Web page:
That’s really what I want to talk with you about this afternoon. I want to talk about the obligations that come with the Spelman education and how I believe you all might fulfill those obligations going forward.
So let’s go back again to those first 11 women in that church basement all those years ago. Their teachers started with nothing but a couple of bibles, notebooks and pencils. When it rained it got so damp in that church that grass started growing on the floor. Often the stove was so smoky and the light was so poor that students could barely see their teachers.
Still a week after week more women showed up to enroll. Some walked eight or nine miles each way; many were older, in their 30’s, 40’s and 50’s. That doesn’t sound old to me. Often they were ridiculed but they kept coming.
One student, a woman named Mary Ann Brooks, simply stated, and these are her words, “I spoke of going to school and people laughed at me and said, ‘You go to school? You’re too old. You’re so old you’ll die there.’ I told them it was just as good a place to die in as I ever wanted. I knew that the teachers would bury me and so I just came right along.’ ”
Now that spark, that spirit, that odds-defying tenacity has defined the alumni of this school from its very first graduating class. Think about one of my heroines, Marian Wright Edelman, class of 1960, working as a young civil rights lawyer down in Mississippi. Attorneys in judges’ chambers refused to shake her hand. The sheriff locked the doors against her when she came to visit her clients in jail. She was always careful to leave the door open when she started her car in the morning. That way if somebody had planted a car bomb she had a chance of being injured rather than killed. Through it all she continued to represent her clients. She continued to resist unjust laws with every fiber of her being.
Then there’s Janet Bragg, class of 1925, who was determined to be a pilot. When she was barred from flying out of segregated airports she worked with her flying school classmates and instructors to build their own airfield. When she was rejected from the Women Airforce Service Pilots because of her race she enrolled in a civilian training program instead. When she completed her training but an instructor unfairly prevented her from receiving her license she picked up and moved to Chicago, passed the exam and became the first African American woman to earn a commercial pilot’s license. Of her experiences she said, “There were so many things they said women couldn’t do and blacks couldn’t do, every defeat to me was a challenge.”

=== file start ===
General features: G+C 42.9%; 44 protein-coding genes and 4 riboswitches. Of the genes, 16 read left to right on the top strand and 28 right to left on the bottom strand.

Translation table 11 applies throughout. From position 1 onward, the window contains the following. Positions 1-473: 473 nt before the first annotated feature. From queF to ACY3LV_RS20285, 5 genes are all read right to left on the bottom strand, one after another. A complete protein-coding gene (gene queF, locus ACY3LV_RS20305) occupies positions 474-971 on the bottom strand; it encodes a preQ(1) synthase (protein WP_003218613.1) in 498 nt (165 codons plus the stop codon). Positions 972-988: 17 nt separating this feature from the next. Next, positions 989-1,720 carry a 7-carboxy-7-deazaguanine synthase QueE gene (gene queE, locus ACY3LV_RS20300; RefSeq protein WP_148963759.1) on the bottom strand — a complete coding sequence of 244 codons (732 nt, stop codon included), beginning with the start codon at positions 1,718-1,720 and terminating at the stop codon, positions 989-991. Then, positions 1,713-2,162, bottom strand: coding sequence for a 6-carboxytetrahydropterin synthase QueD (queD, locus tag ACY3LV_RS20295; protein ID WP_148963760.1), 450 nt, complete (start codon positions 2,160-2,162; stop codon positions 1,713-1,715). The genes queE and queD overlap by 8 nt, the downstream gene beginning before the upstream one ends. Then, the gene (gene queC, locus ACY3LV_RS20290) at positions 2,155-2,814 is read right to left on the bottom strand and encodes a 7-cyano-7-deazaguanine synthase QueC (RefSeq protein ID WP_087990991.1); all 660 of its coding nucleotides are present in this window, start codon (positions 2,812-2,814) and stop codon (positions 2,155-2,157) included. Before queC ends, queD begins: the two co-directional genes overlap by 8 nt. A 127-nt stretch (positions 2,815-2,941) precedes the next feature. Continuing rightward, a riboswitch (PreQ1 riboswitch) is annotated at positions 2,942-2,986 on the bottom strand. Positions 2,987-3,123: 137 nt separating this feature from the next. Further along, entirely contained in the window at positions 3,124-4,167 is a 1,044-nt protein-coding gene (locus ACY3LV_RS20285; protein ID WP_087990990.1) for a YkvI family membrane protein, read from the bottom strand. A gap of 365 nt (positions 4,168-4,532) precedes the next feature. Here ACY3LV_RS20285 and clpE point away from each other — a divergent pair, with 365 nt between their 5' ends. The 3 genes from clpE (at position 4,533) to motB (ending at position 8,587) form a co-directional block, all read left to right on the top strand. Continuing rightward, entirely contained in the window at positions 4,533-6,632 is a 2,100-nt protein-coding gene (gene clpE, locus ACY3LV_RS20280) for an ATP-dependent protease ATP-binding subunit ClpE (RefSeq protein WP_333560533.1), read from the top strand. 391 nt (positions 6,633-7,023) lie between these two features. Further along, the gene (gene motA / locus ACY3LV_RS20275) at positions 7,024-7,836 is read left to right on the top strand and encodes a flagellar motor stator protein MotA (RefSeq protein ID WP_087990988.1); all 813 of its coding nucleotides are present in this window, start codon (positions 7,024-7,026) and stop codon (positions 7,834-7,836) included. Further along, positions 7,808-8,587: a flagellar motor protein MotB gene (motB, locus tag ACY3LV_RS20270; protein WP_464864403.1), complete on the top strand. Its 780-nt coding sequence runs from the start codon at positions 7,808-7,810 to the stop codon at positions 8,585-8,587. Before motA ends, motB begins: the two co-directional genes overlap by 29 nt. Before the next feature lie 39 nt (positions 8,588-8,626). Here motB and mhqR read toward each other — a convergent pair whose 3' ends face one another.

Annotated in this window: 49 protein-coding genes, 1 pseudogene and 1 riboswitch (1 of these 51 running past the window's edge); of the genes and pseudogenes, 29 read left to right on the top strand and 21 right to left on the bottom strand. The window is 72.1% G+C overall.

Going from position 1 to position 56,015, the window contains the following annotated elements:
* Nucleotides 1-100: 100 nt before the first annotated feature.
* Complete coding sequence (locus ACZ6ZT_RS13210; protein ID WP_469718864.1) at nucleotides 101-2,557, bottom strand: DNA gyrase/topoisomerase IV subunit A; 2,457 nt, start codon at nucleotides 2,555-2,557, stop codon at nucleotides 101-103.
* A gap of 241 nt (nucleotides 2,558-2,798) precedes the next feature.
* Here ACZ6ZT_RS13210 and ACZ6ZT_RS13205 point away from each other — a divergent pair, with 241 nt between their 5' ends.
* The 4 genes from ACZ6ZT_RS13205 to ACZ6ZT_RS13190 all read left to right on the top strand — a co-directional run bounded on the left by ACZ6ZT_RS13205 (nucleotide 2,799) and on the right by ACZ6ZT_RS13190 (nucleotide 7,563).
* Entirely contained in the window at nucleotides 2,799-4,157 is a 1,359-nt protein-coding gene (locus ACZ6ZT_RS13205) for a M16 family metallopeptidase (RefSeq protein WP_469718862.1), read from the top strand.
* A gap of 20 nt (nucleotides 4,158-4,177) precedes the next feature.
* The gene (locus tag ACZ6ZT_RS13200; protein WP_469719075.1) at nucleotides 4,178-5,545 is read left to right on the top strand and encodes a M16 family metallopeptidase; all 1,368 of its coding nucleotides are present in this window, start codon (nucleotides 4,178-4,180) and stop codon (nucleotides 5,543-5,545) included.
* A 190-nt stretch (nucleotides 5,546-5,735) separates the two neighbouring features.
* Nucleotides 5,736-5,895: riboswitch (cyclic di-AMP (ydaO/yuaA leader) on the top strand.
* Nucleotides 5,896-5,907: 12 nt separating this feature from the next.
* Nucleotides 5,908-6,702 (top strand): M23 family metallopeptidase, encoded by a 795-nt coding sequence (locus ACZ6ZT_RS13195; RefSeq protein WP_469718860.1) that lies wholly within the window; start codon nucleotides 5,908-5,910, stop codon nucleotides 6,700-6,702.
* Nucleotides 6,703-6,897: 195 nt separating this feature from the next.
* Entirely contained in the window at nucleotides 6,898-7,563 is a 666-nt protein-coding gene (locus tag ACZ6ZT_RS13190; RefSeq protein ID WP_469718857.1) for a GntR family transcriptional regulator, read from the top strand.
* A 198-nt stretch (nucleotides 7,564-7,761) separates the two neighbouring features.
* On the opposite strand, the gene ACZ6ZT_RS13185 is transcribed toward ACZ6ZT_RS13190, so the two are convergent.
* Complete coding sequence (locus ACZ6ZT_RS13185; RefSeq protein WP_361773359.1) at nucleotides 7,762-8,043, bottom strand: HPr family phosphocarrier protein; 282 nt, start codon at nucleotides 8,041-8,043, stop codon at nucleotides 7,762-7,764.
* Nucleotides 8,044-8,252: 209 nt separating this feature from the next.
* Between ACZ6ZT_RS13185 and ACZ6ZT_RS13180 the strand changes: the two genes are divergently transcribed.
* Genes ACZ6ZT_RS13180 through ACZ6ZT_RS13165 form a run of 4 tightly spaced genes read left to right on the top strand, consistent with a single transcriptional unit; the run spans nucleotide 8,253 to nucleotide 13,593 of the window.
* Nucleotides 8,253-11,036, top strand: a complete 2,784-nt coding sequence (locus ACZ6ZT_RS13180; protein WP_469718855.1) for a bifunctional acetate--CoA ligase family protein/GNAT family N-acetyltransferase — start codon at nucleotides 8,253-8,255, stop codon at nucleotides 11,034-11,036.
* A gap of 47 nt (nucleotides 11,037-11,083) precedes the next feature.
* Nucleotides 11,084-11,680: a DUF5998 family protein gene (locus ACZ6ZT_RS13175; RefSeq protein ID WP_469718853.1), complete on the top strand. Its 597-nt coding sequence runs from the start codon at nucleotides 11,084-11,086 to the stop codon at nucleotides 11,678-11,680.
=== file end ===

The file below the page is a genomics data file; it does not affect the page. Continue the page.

For six generations that is what Spelman women have done. They have seen every defeat as a challenge. Did they have moments of doubt, anxiety and fear? Did they have moments of despair when they thought about giving up or giving in?
Of course they did; we all do. I am no exception. Some of you may have grown up like me, in neighborhoods where few had the chance to go to college, where being teased for doing well in school was a fact of life, where well-meaning but misguided folks questioned whether a girl with my background could get into a school like Princeton. Sometimes I saved them the trouble and raised the questions myself, in my own head, lying awake at night, doubting whether I had what it took to succeed.
The truth is that there will always be folks out there who make assumptions about others. There will always be folks who try to raise themselves up by cutting other people down. That happens to everyone, including me, throughout their lives but when that happens to you all here’s what I want you to do. I want you to just stop a minute, take a deep breath, because it’s going to need to be deep, and I want you to think about all those women who came before you.